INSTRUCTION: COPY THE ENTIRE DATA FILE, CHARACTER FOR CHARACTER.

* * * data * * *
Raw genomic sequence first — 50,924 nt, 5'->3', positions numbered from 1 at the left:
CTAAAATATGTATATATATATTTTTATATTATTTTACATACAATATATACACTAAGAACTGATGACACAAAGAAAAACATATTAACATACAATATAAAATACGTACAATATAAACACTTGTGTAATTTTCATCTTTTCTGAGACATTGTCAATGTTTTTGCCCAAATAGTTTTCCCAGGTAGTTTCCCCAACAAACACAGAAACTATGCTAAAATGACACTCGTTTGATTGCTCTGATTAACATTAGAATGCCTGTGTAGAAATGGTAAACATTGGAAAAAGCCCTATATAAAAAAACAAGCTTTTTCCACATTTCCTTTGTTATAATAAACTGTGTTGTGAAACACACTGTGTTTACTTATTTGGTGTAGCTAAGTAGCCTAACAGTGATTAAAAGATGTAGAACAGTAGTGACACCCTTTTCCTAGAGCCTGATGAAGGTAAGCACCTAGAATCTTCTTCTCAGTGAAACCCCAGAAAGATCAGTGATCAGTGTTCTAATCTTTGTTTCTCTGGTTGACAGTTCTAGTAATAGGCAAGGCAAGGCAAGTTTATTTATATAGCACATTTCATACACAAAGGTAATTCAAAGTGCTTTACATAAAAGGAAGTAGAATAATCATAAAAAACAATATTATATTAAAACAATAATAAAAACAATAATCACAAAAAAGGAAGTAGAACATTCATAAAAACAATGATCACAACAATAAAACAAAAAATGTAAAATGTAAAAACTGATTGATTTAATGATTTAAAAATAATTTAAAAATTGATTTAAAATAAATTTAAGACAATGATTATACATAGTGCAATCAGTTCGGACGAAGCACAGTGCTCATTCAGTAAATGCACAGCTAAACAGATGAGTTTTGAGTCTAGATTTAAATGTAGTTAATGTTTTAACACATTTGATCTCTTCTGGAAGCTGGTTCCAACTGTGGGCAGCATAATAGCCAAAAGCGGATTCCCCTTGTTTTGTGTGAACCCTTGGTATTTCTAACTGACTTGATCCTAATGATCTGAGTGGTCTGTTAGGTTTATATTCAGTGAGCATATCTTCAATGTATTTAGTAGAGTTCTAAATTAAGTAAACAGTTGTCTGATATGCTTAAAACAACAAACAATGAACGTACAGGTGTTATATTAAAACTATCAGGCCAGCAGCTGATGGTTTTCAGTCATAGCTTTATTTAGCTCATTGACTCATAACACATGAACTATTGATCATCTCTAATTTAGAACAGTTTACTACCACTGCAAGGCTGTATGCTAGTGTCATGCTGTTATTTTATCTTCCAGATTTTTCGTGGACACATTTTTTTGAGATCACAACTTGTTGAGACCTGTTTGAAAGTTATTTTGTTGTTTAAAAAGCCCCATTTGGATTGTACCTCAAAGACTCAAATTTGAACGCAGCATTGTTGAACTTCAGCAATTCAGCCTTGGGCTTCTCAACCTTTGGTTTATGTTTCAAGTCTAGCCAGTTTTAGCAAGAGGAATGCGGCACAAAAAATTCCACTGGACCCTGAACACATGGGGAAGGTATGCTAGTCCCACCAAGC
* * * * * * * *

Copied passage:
Raw genomic sequence first — 50,924 nt, 5'->3', positions numbered from 1 at the left:
CTAAAATATGTATATATATATTTTTATATTATTTTACATACAATATATACACTAAGAACTGATGACACAAAGAAAAACATATTAACATACAATATAAAATACGTACAATATAAACACTTGTGTAATTTTCATCTTTTCTGAGACATTGTCAATGTTTTTGCCCAAATAGTTTTCCCAGGTAGTTTCCCCAACAAACACAGAAACTATGCTAAAATGACACTCGTTTGATTGCTCTGATTAACATTAGAATGCCTGTGTAGAAATGGTAAACATTGGAAAAAGCCCTATATAAAAAAACAAGCTTTTTCCACATTTCCTTTGTTATAATAAACTGTGTTGTGAAACACACTGTGTTTACTTATTTGGTGTAGCTAAGTAGCCTAACAGTGATTAAAAGATGTAGAACAGTAGTGACACCCTTTTCCTAGAGCCTGATGAAGGTAAGCACCTAGAATCTTCTTCTCAGTGAAACCCCAGAAAGATCAGTGATCAGTGTTCTAATCTTTGTTTCTCTGGTTGACAGTTCTAGTAATAGGCAAGGCAAGGCAAGTTTATTTATATAGCACATTTCATACACAAAGGTAATTCAAAGTGCTTTACATAAAAGGAAGTAGAATAATCATAAAAAACAATATTATATTAAAACAATAATAAAAACAATAATCACAAAAAAGGAAGTAGAACATTCATAAAAACAATGATCACAACAATAAAACAAAAAATGTAAAATGTAAAAACTGATTGATTTAATGATTTAAAAATAATTTAAAAATTGATTTAAAATAAATTTAAGACAATGATTATACATAGTGCAATCAGTTCGGACGAAGCACAGTGCTCATTCAGTAAATGCACAGCTAAACAGATGAGTTTTGAGTCTAGATTTAAATGTAGTTAATGTTTTAACACATTTGATCTCTTCTGGAAGCTGGTTCCAACTGTGGGCAGCATAATAGCCAAAAGCGGATTCCCCTTGTTTTGTGTGAACCCTTGGTATTTCTAACTGACTTGATCCTAATGATCTGAGTGGTCTGTTAGGTTTATATTCAGTGAGCATATCTTCAATGTATTTAGTAGAGTTCTAAATTAAGTAAACAGTTGTCTGATATGCTTAAAACAACAAACAATGAACGTACAGGTGTTATATTAAAACTATCAGGCCAGCAGCTGATGGTTTTCAGTCATAGCTTTATTTAGCTCATTGACTCATAACACATGAACTATTGATCATCTCTAATTTAGAACAGTTTACTACCACTGCAAGGCTGTATGCTAGTGTCATGCTGTTATTTTATCTTCCAGATTTTTCGTGGACACATTTTTTTGAGATCACAACTTGTTGAGACCTGTTTGAAAGTTATTTTGTTGTTTAAAAAGCCCCATTTGGATTGTACCTCAAAGACTCAAATTTGAACGCAGCATTGTTGAACTTCAGCAATTCAGCCTTGGGCTTCTCAACCTTTGGTTTATGTTTCAAGTCTAGCCAGTTTTAGCAAGAGGAATGCGGCACAAAAAATTCCACTGGACCCTGAACACATGGGGAAGGTATGCTAGTCCCACCAAGC